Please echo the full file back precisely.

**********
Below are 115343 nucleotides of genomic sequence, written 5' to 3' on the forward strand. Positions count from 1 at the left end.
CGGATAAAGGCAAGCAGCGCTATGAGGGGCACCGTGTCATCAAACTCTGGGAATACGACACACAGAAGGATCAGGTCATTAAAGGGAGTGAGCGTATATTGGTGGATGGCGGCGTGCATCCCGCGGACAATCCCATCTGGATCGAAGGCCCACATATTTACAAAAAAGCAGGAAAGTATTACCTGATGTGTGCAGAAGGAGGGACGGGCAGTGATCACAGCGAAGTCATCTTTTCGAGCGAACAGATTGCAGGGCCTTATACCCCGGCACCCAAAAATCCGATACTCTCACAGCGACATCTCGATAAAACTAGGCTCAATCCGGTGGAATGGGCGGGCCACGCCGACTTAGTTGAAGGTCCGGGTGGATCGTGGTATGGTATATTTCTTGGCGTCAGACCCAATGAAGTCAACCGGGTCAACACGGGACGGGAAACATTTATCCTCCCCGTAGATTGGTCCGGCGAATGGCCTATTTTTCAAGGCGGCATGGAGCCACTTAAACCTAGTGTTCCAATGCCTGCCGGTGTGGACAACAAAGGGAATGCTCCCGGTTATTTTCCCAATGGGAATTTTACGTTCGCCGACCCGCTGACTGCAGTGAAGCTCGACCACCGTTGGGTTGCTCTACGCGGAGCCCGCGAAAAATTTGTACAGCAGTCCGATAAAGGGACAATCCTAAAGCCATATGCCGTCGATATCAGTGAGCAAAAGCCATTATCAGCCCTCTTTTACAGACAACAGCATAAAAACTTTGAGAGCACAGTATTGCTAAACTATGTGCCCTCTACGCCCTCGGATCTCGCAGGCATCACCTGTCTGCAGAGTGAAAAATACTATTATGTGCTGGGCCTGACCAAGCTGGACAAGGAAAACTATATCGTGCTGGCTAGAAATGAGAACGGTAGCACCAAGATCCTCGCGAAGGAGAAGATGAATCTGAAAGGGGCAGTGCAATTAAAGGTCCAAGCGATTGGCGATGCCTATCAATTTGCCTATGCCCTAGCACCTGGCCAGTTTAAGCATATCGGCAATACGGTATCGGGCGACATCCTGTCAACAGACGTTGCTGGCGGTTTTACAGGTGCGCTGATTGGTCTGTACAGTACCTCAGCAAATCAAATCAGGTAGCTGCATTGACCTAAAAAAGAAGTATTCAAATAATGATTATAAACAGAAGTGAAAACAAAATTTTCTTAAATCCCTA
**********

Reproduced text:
Below are 115343 nucleotides of genomic sequence, written 5' to 3' on the forward strand. Positions count from 1 at the left end.
CGGATAAAGGCAAGCAGCGCTATGAGGGGCACCGTGTCATCAAACTCTGGGAATACGACACACAGAAGGATCAGGTCATTAAAGGGAGTGAGCGTATATTGGTGGATGGCGGCGTGCATCCCGCGGACAATCCCATCTGGATCGAAGGCCCACATATTTACAAAAAAGCAGGAAAGTATTACCTGATGTGTGCAGAAGGAGGGACGGGCAGTGATCACAGCGAAGTCATCTTTTCGAGCGAACAGATTGCAGGGCCTTATACCCCGGCACCCAAAAATCCGATACTCTCACAGCGACATCTCGATAAAACTAGGCTCAATCCGGTGGAATGGGCGGGCCACGCCGACTTAGTTGAAGGTCCGGGTGGATCGTGGTATGGTATATTTCTTGGCGTCAGACCCAATGAAGTCAACCGGGTCAACACGGGACGGGAAACATTTATCCTCCCCGTAGATTGGTCCGGCGAATGGCCTATTTTTCAAGGCGGCATGGAGCCACTTAAACCTAGTGTTCCAATGCCTGCCGGTGTGGACAACAAAGGGAATGCTCCCGGTTATTTTCCCAATGGGAATTTTACGTTCGCCGACCCGCTGACTGCAGTGAAGCTCGACCACCGTTGGGTTGCTCTACGCGGAGCCCGCGAAAAATTTGTACAGCAGTCCGATAAAGGGACAATCCTAAAGCCATATGCCGTCGATATCAGTGAGCAAAAGCCATTATCAGCCCTCTTTTACAGACAACAGCATAAAAACTTTGAGAGCACAGTATTGCTAAACTATGTGCCCTCTACGCCCTCGGATCTCGCAGGCATCACCTGTCTGCAGAGTGAAAAATACTATTATGTGCTGGGCCTGACCAAGCTGGACAAGGAAAACTATATCGTGCTGGCTAGAAATGAGAACGGTAGCACCAAGATCCTCGCGAAGGAGAAGATGAATCTGAAAGGGGCAGTGCAATTAAAGGTCCAAGCGATTGGCGATGCCTATCAATTTGCCTATGCCCTAGCACCTGGCCAGTTTAAGCATATCGGCAATACGGTATCGGGCGACATCCTGTCAACAGACGTTGCTGGCGGTTTTACAGGTGCGCTGATTGGTCTGTACAGTACCTCAGCAAATCAAATCAGGTAGCTGCATTGACCTAAAAAAGAAGTATTCAAATAATGATTATAAACAGAAGTGAAAACAAAATTTTCTTAAATCCCTA